Santiago Eximeno’s website is here and find Memories on his website here. The 200 Word RPG Challenge, with more free entries to play, can be found here.

 

 

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My Tessera Guild-mate, Robert (Route 3) Jeffrey II, is still running his Kickstarter as is my friend and publisher, Michael (Grond) Phillips. I cannot recommend checking out these Kickstarters enough!

Route 3

Route 3 by Robert Jeffrey II and Sean Damien Hill
Ends on .

“Centuries old prophecies. Shadowy government conspiracies. Super heroic action. Just a typical day for teenager Sean Anderson. Route 3.”

Check out the Kickstarter here – Route 3

Grond 3

Grond #3 by Michael Phillips
Ends on .

“Grond is now Kallok. Obberoth is dead. Valara’s fate is decided by Ugreth. Oublar is close to getting what he desires, being Mok’Dar.”

Catch up on the back issues and support the creation of the current issue on Kickstarter here – Grond #3

 

 

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Egg Embry, Wanna-lancer™

Wanna-lancer™ Checklist T-shirt available at Cafepress

Interested in being a wanna-lancer? Start with the official Wanna-lancer Checklist t-shirt or wall clock or ice tea glass!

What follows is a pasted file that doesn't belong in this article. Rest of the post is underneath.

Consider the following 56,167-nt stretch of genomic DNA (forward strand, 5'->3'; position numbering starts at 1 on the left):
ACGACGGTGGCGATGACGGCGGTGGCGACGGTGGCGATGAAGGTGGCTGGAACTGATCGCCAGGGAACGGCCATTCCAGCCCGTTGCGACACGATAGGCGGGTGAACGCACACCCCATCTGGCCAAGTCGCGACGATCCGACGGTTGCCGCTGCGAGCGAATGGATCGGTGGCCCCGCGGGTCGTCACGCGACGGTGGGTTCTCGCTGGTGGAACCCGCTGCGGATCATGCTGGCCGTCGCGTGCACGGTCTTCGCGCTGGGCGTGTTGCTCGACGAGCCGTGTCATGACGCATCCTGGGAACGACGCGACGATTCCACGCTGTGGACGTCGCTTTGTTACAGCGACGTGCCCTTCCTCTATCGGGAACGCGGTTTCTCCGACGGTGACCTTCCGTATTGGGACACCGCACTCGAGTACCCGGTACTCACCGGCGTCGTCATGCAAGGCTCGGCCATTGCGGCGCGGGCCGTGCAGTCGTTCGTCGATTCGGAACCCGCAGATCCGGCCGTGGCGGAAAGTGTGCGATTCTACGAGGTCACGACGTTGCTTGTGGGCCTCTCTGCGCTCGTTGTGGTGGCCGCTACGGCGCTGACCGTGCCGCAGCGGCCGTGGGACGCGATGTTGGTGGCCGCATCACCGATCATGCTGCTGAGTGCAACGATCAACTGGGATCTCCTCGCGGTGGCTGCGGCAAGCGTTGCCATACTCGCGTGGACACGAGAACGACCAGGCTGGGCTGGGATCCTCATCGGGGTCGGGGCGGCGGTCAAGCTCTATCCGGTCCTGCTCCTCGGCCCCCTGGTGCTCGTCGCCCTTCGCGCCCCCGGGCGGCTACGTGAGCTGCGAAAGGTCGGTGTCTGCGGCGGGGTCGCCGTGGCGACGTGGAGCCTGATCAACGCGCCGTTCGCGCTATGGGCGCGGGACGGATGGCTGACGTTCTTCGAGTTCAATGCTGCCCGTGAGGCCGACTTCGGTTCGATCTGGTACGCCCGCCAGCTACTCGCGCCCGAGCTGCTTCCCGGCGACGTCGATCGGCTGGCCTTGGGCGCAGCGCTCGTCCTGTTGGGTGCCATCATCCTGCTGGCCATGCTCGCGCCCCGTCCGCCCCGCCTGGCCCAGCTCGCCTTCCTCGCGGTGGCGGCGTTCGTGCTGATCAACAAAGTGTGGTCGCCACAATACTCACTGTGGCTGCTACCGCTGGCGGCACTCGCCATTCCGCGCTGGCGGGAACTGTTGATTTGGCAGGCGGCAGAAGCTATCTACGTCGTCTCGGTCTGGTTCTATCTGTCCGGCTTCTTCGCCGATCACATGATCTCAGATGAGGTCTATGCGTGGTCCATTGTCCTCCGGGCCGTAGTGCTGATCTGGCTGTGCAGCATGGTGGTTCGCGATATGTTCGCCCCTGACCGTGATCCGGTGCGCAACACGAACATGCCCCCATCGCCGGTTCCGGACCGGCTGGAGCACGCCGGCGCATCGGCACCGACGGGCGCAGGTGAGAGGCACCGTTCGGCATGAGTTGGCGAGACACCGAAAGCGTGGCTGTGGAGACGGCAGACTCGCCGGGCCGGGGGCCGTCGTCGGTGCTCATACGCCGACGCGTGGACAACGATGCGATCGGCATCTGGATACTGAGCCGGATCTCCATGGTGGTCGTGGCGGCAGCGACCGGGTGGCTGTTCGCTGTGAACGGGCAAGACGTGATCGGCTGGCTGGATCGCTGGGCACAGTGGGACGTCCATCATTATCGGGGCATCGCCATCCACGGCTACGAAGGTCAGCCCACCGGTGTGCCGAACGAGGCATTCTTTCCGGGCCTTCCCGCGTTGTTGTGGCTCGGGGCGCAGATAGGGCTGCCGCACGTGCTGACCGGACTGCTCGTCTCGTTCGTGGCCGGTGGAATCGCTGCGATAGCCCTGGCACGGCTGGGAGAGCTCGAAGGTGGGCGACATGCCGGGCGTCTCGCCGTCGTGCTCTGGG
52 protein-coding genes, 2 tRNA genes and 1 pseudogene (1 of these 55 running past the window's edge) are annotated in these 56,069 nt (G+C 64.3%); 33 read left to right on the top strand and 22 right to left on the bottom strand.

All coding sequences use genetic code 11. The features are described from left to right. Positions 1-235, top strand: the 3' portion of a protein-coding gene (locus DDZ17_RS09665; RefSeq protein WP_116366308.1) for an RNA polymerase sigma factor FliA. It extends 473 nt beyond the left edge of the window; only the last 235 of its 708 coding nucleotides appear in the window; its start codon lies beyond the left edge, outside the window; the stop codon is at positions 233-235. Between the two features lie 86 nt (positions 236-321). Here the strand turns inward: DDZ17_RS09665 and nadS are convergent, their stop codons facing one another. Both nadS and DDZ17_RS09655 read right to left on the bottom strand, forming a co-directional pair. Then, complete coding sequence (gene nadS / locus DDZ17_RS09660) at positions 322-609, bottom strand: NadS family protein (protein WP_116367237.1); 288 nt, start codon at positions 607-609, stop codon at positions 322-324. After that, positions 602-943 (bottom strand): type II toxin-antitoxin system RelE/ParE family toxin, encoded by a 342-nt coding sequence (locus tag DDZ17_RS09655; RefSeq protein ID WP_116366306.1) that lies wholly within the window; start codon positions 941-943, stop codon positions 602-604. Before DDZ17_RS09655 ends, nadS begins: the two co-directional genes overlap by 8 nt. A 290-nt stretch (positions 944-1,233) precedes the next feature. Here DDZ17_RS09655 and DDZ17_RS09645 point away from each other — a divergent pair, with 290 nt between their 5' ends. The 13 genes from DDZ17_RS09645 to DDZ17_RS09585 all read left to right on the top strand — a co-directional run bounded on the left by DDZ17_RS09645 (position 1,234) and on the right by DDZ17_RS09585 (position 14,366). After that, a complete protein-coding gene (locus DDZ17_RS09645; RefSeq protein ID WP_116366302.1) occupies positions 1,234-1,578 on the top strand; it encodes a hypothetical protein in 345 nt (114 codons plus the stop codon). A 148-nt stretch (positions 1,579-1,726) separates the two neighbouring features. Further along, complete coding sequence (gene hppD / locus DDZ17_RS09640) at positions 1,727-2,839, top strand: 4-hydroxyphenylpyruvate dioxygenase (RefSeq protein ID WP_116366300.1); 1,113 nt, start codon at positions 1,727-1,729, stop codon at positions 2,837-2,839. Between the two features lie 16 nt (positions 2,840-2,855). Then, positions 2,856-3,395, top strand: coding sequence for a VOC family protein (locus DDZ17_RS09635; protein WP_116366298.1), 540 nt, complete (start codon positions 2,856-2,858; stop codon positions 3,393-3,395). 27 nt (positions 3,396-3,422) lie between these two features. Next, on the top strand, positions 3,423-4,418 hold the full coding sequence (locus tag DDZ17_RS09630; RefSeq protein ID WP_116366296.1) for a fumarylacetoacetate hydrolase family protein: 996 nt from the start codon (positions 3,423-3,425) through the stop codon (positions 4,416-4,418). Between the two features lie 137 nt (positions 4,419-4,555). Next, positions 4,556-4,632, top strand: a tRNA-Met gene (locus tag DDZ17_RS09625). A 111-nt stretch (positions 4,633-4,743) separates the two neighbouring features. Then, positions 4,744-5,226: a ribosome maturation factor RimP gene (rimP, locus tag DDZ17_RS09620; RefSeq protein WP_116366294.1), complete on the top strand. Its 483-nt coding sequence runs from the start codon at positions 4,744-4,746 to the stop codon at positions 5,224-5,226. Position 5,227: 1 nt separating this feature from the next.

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Egg Embry wrote comic book short stories, edited comic book series, wrote and drew a webcomic, and contributed to comic book journalism across the 2000s. Now, he buys the opportunity to write for a variety of tabletop role-playing games in the tradition of vanity press. His purchases have been published by:

Goonie Adventures

The GooniesSpielberg’s classic The Goonies turned 30 this year. I was 9 years old when the movie was released. I can’t tell you whether I saw that movie on the big screen or not, but regardless of whether I did or did not, it left an impression. I wanted to be a Goonie.

There were many Saturday’s spent in the woods around our Maryland home, exploring and discovering. We called them our Goonie Adventures. We’d make pack lunches, hop on our bikes, and be gone most of the day. Some days it was a trip to a playground that was much farther than we should have been traveling by bike. Other days we played in the creek, walked across fallen trees, and made up our own adventure stories.

Looking back now, it’s amazing we came away from that time unscathed. I also wonder now, how many of kids from my generation had their own Goonie adventures? Were you a Goonie too?

Here are some fun links to celebrate:

20 Swashbuckling Facts about The Goonies

The Goonies Turns 30: Where are they now?

How Well do you Remember The Goonies? (Quiz)

I haven’t seen this movie in about 9 years, so I consider this a good score!

You got 9 out of 12 right!

  1. Well done

    Seems like you got tricked by a few booby traps, but you’ve definitely seen this movie more than a few times.

 

🙂